Friday, January 14, 2011
Meaningful Welfare Reform- The Negative Income Tax Credit Concept
There is no doubt that our public welfare system is badly broken and in need of serious overhaul. It is far too expensive, far too lax in preventing and detecting fraud, and far too generous.
It is also enormous. So much so, that many believe it can't be fixed, and should be scrapped altogether.
Before discussing changes, let's clearly define the problems within the welfare system:
Those not familiar with the welfare system tend to classify welfare recipients in two groups: Those who "need it", and those who "don't". If there is to be meaningful welfare reform, three groups must be recognized:
a) Helpless persons- persons with significant physical or mental impairments which prevent or severely limit self-sufficiency;
b) Persons in financial need- persons who earn an income, but that income is not sufficient to meet basic needs;
c) Generational recipients- persons with little or no physical or mental impairment, who choose to subsist on government assistance rather than earn an income. The term "generational" refers to the fact that entire families do, indeed, subsist this way.
Note my use of the term "helpless", rather than the currently-used "disabled". Decades of blatant abuse of the welfare system has shown numerous examples of persons who are able to be certified "disabled", despite being capable of performing work. This widespread practice deprives genuinely disabled persons of needed taxpayer funds and access to government programs. The term "helpless" distinguishes those who are legitimately unable to fend for themselves due to severe handicap.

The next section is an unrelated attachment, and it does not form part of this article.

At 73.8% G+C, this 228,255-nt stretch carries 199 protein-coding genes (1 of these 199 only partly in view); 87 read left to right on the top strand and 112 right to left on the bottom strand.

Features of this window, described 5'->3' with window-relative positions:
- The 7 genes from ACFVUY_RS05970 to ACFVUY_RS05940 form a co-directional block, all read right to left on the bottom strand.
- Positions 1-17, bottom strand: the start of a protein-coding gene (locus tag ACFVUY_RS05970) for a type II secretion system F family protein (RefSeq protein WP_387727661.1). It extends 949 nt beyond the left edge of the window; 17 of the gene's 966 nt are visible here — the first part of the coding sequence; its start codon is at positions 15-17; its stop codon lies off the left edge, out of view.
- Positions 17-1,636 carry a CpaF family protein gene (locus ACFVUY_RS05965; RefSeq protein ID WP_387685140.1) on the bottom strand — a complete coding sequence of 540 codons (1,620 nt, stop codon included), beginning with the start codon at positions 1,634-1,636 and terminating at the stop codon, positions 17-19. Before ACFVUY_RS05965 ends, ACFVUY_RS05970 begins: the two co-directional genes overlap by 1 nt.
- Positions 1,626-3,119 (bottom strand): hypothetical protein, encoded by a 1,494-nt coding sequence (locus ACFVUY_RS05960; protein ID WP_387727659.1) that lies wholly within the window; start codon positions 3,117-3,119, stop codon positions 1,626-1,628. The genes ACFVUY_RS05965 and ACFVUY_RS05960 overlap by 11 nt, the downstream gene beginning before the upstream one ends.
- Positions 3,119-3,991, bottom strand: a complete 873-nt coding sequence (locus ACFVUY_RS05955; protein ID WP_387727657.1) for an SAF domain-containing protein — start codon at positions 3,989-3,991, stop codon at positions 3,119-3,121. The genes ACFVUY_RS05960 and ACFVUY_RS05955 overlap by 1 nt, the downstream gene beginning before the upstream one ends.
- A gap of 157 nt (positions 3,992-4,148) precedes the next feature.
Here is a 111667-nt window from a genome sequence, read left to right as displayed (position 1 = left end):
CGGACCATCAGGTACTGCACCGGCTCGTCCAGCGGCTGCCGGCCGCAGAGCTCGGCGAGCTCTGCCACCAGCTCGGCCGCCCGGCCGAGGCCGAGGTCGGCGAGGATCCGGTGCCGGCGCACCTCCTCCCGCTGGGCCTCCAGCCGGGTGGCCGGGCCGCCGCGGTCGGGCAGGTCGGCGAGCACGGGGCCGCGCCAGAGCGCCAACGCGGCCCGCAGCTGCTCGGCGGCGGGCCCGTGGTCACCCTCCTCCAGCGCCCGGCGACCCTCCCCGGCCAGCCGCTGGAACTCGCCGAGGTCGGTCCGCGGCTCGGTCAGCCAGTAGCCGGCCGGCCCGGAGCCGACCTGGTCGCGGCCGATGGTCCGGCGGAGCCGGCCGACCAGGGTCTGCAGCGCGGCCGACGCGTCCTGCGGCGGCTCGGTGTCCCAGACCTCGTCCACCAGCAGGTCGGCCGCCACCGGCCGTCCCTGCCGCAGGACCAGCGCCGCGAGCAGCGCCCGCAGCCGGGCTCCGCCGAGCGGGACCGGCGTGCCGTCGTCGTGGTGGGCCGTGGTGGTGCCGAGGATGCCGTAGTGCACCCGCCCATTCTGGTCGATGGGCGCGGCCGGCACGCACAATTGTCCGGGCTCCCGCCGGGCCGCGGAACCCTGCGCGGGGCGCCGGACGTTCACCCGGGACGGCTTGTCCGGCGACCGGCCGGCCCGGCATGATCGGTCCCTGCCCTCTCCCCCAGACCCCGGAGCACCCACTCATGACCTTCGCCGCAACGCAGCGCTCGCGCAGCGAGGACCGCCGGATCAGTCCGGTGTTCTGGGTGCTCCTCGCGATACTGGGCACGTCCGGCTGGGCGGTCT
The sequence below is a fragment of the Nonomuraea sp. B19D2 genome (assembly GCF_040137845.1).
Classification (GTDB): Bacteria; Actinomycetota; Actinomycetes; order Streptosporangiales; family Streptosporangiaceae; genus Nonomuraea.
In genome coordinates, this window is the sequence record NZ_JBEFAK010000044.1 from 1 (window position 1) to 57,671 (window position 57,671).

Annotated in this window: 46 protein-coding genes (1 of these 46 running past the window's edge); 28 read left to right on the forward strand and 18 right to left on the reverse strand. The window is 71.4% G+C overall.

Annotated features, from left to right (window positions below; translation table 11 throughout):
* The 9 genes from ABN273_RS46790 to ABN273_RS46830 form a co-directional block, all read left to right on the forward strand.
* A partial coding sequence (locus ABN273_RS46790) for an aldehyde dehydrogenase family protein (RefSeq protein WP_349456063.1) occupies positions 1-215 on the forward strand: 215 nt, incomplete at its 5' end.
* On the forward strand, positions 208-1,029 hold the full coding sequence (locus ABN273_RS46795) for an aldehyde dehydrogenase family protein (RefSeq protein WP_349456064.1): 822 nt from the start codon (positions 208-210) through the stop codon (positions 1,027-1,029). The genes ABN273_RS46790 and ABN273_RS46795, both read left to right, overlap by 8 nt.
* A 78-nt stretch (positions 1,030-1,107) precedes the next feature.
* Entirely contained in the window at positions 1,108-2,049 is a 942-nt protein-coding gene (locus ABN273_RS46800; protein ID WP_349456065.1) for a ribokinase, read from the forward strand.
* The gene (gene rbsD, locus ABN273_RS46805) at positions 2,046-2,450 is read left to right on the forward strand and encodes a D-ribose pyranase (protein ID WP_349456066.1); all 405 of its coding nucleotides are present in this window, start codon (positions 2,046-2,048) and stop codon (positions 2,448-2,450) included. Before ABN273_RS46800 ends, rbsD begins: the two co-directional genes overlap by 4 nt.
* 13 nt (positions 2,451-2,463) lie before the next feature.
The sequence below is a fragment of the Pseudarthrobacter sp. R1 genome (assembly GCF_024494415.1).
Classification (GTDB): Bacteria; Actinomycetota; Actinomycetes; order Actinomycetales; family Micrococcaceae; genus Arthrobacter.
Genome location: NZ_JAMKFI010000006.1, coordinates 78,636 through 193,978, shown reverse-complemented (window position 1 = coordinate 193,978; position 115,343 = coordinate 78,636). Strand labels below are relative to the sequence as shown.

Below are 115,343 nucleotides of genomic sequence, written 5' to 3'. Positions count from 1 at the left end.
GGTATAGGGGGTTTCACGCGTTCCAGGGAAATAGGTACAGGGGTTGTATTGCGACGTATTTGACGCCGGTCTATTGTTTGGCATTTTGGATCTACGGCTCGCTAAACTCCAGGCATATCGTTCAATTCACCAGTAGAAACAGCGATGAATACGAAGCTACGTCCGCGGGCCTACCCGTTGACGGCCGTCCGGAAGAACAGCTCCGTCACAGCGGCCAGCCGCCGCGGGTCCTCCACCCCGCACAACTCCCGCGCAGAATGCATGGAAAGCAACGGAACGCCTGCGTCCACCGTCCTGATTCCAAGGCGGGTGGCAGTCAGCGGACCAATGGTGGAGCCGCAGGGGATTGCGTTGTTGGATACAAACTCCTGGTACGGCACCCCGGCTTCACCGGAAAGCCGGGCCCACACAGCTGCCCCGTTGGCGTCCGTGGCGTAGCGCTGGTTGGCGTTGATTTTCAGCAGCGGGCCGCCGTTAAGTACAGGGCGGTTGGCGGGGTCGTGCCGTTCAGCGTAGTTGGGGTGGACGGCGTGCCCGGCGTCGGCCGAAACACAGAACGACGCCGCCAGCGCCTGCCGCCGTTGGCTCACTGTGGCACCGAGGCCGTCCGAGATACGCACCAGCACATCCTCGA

It is also essential to understand the phenomenon of "the welfare trap". Many government programs intended to assist workers with insufficient incomes are established with static income limits. If a person's income rises slightly to exceed the limit, the assistance is lost. This creates a "welfare trap", where persons are induced to remain in a state of underemployment, because a small increase in wages will cause the loss of some or all assistance benefits, resulting in a net loss of income. This group of persons would generally prefer to improve their income through work, if such opportunity is available. Eliminating the "welfare trap" must be a significant component of any meaningful welfare reform.
And then there is the subject of welfare abuse. Welfare abuse is a generational problem. As is already generally known, a segment of the population has become aware that it is possible to avoid working to earn an income, by means of manipulating the welfare system to provide an income. This "free money" mentality also creates hazards for private businesses, particularly thefts of services from utilities and telecommunications providers, unpaid debts to creditors which are exceptionally difficult to collect, and frivolous lawsuits arising from feigned injuries (for instance, the "false slip and fall" fraud). A part of this culture of welfare fraud is the ability of many persons to become certified "disabled", despite being able to perform work to some extent. Children raised in such an environment will frequently utilize such welfare abuse to establish an income in adulthood.
So, what is the solution to the massive, fraud-prone welfare system which traps people within its bowels?
Milton Friedman proposed the Negative Income Tax Credit, as a solution to this problem.